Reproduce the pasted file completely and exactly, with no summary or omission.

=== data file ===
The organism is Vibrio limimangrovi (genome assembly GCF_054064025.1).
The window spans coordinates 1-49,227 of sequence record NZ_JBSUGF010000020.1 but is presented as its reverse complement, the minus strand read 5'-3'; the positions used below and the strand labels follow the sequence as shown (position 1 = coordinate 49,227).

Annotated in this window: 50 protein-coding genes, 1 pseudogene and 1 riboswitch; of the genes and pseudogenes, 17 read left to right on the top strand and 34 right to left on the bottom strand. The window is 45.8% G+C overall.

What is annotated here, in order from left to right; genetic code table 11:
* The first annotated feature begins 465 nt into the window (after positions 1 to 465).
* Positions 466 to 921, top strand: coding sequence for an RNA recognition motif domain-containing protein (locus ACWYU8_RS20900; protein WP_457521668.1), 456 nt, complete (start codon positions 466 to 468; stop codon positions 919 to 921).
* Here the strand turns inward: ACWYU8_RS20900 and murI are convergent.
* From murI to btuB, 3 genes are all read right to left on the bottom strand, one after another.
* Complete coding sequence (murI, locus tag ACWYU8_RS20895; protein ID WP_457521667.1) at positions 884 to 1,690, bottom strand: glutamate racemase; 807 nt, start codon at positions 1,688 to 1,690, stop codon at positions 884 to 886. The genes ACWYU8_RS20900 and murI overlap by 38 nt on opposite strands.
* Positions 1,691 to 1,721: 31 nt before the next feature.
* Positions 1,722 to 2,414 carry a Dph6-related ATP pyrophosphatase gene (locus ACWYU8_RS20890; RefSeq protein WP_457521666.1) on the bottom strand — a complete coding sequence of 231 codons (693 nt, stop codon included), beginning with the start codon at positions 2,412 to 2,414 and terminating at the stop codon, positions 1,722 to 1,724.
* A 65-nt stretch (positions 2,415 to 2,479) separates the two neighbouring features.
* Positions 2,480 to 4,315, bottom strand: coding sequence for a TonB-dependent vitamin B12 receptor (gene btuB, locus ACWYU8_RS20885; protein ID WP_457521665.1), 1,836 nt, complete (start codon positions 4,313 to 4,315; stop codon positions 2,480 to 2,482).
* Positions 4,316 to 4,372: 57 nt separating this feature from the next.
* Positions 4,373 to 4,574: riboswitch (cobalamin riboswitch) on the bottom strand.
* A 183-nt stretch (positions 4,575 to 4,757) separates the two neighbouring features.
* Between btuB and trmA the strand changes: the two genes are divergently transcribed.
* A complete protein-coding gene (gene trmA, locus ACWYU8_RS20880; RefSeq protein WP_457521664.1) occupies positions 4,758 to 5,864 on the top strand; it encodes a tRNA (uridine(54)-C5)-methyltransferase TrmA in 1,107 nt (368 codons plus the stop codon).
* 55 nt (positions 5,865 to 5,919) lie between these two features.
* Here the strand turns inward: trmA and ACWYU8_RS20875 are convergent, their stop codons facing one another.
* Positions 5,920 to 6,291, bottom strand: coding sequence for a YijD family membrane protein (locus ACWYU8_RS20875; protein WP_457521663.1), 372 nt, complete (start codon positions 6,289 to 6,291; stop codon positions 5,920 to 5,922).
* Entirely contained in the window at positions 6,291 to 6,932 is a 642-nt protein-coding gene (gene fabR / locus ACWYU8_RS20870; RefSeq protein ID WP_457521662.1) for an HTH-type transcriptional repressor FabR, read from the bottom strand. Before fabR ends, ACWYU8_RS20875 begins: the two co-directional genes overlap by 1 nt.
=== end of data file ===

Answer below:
The organism is Vibrio limimangrovi (genome assembly GCF_054064025.1).
The window spans coordinates 1-49,227 of sequence record NZ_JBSUGF010000020.1 but is presented as its reverse complement, the minus strand read 5'-3'; the positions used below and the strand labels follow the sequence as shown (position 1 = coordinate 49,227).

Annotated in this window: 50 protein-coding genes, 1 pseudogene and 1 riboswitch; of the genes and pseudogenes, 17 read left to right on the top strand and 34 right to left on the bottom strand. The window is 45.8% G+C overall.

What is annotated here, in order from left to right; genetic code table 11:
* The first annotated feature begins 465 nt into the window (after positions 1 to 465).
* Positions 466 to 921, top strand: coding sequence for an RNA recognition motif domain-containing protein (locus ACWYU8_RS20900; protein WP_457521668.1), 456 nt, complete (start codon positions 466 to 468; stop codon positions 919 to 921).
* Here the strand turns inward: ACWYU8_RS20900 and murI are convergent.
* From murI to btuB, 3 genes are all read right to left on the bottom strand, one after another.
* Complete coding sequence (murI, locus tag ACWYU8_RS20895; protein ID WP_457521667.1) at positions 884 to 1,690, bottom strand: glutamate racemase; 807 nt, start codon at positions 1,688 to 1,690, stop codon at positions 884 to 886. The genes ACWYU8_RS20900 and murI overlap by 38 nt on opposite strands.
* Positions 1,691 to 1,721: 31 nt before the next feature.
* Positions 1,722 to 2,414 carry a Dph6-related ATP pyrophosphatase gene (locus ACWYU8_RS20890; RefSeq protein WP_457521666.1) on the bottom strand — a complete coding sequence of 231 codons (693 nt, stop codon included), beginning with the start codon at positions 2,412 to 2,414 and terminating at the stop codon, positions 1,722 to 1,724.
* A 65-nt stretch (positions 2,415 to 2,479) separates the two neighbouring features.
* Positions 2,480 to 4,315, bottom strand: coding sequence for a TonB-dependent vitamin B12 receptor (gene btuB, locus ACWYU8_RS20885; protein ID WP_457521665.1), 1,836 nt, complete (start codon positions 4,313 to 4,315; stop codon positions 2,480 to 2,482).
* Positions 4,316 to 4,372: 57 nt separating this feature from the next.
* Positions 4,373 to 4,574: riboswitch (cobalamin riboswitch) on the bottom strand.
* A 183-nt stretch (positions 4,575 to 4,757) separates the two neighbouring features.
* Between btuB and trmA the strand changes: the two genes are divergently transcribed.
* A complete protein-coding gene (gene trmA, locus ACWYU8_RS20880; RefSeq protein WP_457521664.1) occupies positions 4,758 to 5,864 on the top strand; it encodes a tRNA (uridine(54)-C5)-methyltransferase TrmA in 1,107 nt (368 codons plus the stop codon).
* 55 nt (positions 5,865 to 5,919) lie between these two features.
* Here the strand turns inward: trmA and ACWYU8_RS20875 are convergent, their stop codons facing one another.
* Positions 5,920 to 6,291, bottom strand: coding sequence for a YijD family membrane protein (locus ACWYU8_RS20875; protein WP_457521663.1), 372 nt, complete (start codon positions 6,289 to 6,291; stop codon positions 5,920 to 5,922).
* Entirely contained in the window at positions 6,291 to 6,932 is a 642-nt protein-coding gene (gene fabR / locus ACWYU8_RS20870; RefSeq protein ID WP_457521662.1) for an HTH-type transcriptional repressor FabR, read from the bottom strand. Before fabR ends, ACWYU8_RS20875 begins: the two co-directional genes overlap by 1 nt.